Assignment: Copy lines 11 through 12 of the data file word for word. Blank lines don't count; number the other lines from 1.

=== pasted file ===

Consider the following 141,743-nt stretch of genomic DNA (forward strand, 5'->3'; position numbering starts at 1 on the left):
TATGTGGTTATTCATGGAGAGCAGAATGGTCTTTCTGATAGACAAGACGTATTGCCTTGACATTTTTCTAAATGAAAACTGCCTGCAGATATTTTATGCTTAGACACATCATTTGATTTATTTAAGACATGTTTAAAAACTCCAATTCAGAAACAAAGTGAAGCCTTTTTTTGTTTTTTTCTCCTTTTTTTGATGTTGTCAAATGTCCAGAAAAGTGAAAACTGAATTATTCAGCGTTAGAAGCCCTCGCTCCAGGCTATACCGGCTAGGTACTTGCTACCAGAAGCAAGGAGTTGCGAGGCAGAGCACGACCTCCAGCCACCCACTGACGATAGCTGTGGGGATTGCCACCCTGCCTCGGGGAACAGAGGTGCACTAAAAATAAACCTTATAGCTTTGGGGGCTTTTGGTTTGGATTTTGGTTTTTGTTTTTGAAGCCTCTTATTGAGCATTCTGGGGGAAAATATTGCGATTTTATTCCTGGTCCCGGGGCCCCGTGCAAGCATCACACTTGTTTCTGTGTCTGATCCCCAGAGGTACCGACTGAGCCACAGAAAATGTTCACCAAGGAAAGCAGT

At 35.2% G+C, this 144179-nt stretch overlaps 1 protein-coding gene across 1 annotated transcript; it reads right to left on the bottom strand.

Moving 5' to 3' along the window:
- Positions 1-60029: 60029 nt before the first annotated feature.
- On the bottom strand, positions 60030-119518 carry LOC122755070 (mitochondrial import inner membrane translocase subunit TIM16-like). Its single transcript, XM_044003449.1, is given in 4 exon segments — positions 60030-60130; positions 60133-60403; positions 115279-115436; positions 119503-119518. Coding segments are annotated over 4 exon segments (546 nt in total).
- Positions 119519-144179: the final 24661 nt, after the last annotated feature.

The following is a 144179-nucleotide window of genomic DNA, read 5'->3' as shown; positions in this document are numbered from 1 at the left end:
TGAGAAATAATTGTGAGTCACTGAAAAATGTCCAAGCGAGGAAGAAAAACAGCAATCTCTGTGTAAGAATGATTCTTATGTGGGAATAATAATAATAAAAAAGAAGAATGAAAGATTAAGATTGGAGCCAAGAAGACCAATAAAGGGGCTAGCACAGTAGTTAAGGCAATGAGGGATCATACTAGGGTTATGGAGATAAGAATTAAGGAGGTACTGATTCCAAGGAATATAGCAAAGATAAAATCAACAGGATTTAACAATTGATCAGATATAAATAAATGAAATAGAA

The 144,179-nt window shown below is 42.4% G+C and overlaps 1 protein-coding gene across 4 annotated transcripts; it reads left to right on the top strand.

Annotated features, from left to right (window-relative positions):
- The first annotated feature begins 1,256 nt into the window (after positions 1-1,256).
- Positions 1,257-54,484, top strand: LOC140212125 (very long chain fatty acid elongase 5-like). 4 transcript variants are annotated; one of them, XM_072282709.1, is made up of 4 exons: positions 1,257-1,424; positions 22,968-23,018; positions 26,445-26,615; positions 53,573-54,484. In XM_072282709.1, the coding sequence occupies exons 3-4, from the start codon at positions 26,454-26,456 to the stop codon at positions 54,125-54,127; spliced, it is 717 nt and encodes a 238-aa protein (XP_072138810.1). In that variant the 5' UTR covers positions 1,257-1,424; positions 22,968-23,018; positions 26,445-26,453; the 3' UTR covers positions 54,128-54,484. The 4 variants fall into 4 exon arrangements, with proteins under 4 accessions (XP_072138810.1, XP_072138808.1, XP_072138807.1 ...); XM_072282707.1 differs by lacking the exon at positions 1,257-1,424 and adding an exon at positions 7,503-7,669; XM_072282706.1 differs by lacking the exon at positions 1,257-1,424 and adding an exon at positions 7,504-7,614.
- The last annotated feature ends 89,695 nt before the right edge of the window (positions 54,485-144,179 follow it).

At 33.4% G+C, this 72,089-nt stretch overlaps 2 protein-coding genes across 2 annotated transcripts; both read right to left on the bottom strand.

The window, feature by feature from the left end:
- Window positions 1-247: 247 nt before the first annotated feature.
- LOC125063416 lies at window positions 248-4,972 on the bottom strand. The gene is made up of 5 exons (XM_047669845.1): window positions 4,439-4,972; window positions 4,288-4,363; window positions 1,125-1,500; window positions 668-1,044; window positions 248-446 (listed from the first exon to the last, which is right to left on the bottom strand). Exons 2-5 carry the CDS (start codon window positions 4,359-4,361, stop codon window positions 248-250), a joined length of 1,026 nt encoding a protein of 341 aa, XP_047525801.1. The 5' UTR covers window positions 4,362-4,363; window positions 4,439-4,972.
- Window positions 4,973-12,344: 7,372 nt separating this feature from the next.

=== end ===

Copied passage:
Annotated features, from left to right (window-relative positions):
- The first annotated feature begins 1,256 nt into the window (after positions 1-1,256).